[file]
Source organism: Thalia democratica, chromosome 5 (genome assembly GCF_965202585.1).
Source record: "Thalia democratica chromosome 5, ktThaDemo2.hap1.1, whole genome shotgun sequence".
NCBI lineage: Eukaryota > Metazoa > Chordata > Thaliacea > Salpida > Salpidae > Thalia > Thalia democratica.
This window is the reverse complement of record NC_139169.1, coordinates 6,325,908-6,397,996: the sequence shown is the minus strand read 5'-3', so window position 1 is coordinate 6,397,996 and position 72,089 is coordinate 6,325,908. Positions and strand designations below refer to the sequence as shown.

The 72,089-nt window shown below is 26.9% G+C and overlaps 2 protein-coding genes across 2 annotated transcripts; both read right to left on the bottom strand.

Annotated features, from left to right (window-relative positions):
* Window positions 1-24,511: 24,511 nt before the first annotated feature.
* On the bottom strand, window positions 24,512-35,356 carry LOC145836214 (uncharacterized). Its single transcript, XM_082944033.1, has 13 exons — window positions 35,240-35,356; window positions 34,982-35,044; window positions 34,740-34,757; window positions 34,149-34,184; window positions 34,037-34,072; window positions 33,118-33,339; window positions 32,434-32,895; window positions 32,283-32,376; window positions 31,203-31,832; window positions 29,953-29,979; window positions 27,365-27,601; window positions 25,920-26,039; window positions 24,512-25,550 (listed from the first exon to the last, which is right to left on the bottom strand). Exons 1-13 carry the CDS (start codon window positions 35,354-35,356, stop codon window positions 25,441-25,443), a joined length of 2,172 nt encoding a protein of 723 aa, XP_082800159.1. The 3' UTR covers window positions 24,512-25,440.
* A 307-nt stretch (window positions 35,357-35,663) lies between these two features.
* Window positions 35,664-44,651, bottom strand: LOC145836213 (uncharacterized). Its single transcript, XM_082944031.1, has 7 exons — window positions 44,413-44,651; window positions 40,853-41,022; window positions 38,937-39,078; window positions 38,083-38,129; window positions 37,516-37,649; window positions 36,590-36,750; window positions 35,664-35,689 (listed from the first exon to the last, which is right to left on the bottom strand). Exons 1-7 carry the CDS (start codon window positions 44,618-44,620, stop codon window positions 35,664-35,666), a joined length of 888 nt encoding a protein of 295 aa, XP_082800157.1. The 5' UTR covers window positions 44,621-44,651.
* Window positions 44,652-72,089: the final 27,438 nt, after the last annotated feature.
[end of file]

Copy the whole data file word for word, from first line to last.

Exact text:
Source organism: Thalia democratica, chromosome 5 (genome assembly GCF_965202585.1).
Source record: "Thalia democratica chromosome 5, ktThaDemo2.hap1.1, whole genome shotgun sequence".
NCBI lineage: Eukaryota > Metazoa > Chordata > Thaliacea > Salpida > Salpidae > Thalia > Thalia democratica.
This window is the reverse complement of record NC_139169.1, coordinates 6,325,908-6,397,996: the sequence shown is the minus strand read 5'-3', so window position 1 is coordinate 6,397,996 and position 72,089 is coordinate 6,325,908. Positions and strand designations below refer to the sequence as shown.

The 72,089-nt window shown below is 26.9% G+C and overlaps 2 protein-coding genes across 2 annotated transcripts; both read right to left on the bottom strand.

Annotated features, from left to right (window-relative positions):
* Window positions 1-24,511: 24,511 nt before the first annotated feature.
* On the bottom strand, window positions 24,512-35,356 carry LOC145836214 (uncharacterized). Its single transcript, XM_082944033.1, has 13 exons — window positions 35,240-35,356; window positions 34,982-35,044; window positions 34,740-34,757; window positions 34,149-34,184; window positions 34,037-34,072; window positions 33,118-33,339; window positions 32,434-32,895; window positions 32,283-32,376; window positions 31,203-31,832; window positions 29,953-29,979; window positions 27,365-27,601; window positions 25,920-26,039; window positions 24,512-25,550 (listed from the first exon to the last, which is right to left on the bottom strand). Exons 1-13 carry the CDS (start codon window positions 35,354-35,356, stop codon window positions 25,441-25,443), a joined length of 2,172 nt encoding a protein of 723 aa, XP_082800159.1. The 3' UTR covers window positions 24,512-25,440.
* A 307-nt stretch (window positions 35,357-35,663) lies between these two features.
* Window positions 35,664-44,651, bottom strand: LOC145836213 (uncharacterized). Its single transcript, XM_082944031.1, has 7 exons — window positions 44,413-44,651; window positions 40,853-41,022; window positions 38,937-39,078; window positions 38,083-38,129; window positions 37,516-37,649; window positions 36,590-36,750; window positions 35,664-35,689 (listed from the first exon to the last, which is right to left on the bottom strand). Exons 1-7 carry the CDS (start codon window positions 44,618-44,620, stop codon window positions 35,664-35,666), a joined length of 888 nt encoding a protein of 295 aa, XP_082800157.1. The 5' UTR covers window positions 44,621-44,651.
* Window positions 44,652-72,089: the final 27,438 nt, after the last annotated feature.